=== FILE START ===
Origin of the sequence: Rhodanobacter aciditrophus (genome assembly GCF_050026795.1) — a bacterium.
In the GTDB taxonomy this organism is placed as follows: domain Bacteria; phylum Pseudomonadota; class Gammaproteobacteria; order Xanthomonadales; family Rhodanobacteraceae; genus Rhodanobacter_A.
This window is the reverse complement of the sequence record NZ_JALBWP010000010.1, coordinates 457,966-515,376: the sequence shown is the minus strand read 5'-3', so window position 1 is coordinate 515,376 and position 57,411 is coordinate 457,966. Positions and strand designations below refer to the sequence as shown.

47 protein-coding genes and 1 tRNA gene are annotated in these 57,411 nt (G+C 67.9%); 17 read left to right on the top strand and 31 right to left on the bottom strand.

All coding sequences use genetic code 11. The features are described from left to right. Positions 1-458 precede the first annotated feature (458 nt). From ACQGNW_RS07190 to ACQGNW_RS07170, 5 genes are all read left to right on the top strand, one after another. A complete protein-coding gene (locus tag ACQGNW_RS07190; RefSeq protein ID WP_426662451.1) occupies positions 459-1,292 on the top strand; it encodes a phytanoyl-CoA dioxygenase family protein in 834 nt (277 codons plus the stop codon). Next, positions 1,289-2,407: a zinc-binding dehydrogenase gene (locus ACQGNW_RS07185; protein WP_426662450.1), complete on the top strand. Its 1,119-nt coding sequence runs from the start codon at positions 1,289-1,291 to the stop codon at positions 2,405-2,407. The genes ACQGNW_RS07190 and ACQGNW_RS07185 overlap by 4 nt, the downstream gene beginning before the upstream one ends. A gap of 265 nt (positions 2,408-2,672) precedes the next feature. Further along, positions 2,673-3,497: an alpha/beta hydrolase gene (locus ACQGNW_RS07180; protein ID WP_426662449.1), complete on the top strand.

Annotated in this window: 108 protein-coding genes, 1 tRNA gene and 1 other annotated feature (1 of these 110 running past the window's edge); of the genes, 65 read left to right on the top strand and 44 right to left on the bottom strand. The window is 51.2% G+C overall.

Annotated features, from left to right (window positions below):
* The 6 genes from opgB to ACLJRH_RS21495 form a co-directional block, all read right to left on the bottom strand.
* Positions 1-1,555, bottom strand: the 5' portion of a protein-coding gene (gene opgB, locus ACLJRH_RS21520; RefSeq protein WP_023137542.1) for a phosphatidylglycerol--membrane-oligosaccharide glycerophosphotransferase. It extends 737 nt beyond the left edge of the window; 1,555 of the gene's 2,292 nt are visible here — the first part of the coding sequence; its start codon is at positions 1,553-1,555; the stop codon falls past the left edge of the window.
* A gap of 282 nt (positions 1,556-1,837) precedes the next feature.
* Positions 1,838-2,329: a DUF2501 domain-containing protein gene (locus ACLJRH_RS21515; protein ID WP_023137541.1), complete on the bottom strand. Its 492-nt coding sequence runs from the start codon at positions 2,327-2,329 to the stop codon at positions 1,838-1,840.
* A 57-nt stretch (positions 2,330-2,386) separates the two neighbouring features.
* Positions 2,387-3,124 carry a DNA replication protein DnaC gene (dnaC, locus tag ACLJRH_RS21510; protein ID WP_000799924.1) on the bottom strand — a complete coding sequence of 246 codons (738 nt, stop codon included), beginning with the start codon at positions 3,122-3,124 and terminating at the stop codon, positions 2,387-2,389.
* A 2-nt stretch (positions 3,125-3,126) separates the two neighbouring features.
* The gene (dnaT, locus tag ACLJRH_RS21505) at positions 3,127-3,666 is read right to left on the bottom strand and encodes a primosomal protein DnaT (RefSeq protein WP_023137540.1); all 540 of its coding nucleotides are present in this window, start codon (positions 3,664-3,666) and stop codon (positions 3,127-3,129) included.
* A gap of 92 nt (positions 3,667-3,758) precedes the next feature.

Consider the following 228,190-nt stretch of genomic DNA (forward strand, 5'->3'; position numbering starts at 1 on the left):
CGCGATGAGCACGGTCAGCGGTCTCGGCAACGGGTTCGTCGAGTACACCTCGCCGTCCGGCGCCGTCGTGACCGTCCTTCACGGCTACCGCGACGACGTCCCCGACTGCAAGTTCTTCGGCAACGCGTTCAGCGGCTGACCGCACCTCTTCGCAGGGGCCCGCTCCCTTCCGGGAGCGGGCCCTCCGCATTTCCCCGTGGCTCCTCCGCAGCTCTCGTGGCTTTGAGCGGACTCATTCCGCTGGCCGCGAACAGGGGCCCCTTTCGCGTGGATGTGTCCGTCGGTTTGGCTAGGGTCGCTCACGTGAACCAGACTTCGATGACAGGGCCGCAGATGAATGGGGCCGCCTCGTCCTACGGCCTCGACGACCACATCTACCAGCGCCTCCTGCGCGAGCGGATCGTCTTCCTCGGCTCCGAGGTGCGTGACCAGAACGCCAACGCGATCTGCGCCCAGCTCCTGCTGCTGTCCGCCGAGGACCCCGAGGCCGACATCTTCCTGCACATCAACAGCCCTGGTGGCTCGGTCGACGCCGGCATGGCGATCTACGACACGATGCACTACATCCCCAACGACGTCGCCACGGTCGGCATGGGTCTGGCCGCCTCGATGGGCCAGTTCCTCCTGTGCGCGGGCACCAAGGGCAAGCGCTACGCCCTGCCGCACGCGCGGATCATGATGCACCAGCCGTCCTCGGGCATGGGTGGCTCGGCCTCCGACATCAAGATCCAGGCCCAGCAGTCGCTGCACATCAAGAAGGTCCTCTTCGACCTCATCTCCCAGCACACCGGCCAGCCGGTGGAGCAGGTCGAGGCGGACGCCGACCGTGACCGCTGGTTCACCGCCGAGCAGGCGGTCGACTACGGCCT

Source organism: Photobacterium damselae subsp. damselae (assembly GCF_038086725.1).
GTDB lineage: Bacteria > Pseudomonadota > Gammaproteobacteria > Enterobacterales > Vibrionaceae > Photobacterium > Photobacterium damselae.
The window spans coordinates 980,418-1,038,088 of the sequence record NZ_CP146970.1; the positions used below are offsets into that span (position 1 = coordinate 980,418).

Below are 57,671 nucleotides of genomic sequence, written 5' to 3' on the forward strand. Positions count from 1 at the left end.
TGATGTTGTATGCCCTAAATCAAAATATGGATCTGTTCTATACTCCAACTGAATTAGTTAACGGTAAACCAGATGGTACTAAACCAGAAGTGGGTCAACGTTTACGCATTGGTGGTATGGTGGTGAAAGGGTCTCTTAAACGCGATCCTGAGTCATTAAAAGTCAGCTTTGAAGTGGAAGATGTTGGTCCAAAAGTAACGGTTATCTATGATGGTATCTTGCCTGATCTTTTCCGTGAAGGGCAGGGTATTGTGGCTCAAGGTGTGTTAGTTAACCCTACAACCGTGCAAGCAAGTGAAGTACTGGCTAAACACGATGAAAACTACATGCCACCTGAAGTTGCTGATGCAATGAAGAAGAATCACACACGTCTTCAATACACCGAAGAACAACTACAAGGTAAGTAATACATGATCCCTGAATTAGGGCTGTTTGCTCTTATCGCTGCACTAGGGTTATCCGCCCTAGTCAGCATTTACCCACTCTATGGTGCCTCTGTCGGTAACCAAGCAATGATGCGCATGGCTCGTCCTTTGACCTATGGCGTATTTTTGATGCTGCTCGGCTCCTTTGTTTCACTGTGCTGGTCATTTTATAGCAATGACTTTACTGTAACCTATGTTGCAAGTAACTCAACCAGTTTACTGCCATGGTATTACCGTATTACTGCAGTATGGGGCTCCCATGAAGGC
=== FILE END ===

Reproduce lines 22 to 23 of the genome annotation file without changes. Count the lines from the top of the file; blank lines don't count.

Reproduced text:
Below are 57,671 nucleotides of genomic sequence, written 5' to 3' on the forward strand. Positions count from 1 at the left end.
TGATGTTGTATGCCCTAAATCAAAATATGGATCTGTTCTATACTCCAACTGAATTAGTTAACGGTAAACCAGATGGTACTAAACCAGAAGTGGGTCAACGTTTACGCATTGGTGGTATGGTGGTGAAAGGGTCTCTTAAACGCGATCCTGAGTCATTAAAAGTCAGCTTTGAAGTGGAAGATGTTGGTCCAAAAGTAACGGTTATCTATGATGGTATCTTGCCTGATCTTTTCCGTGAAGGGCAGGGTATTGTGGCTCAAGGTGTGTTAGTTAACCCTACAACCGTGCAAGCAAGTGAAGTACTGGCTAAACACGATGAAAACTACATGCCACCTGAAGTTGCTGATGCAATGAAGAAGAATCACACACGTCTTCAATACACCGAAGAACAACTACAAGGTAAGTAATACATGATCCCTGAATTAGGGCTGTTTGCTCTTATCGCTGCACTAGGGTTATCCGCCCTAGTCAGCATTTACCCACTCTATGGTGCCTCTGTCGGTAACCAAGCAATGATGCGCATGGCTCGTCCTTTGACCTATGGCGTATTTTTGATGCTGCTCGGCTCCTTTGTTTCACTGTGCTGGTCATTTTATAGCAATGACTTTACTGTAACCTATGTTGCAAGTAACTCAACCAGTTTACTGCCATGGTATTACCGTATTACTGCAGTATGGGGCTCCCATGAAGGC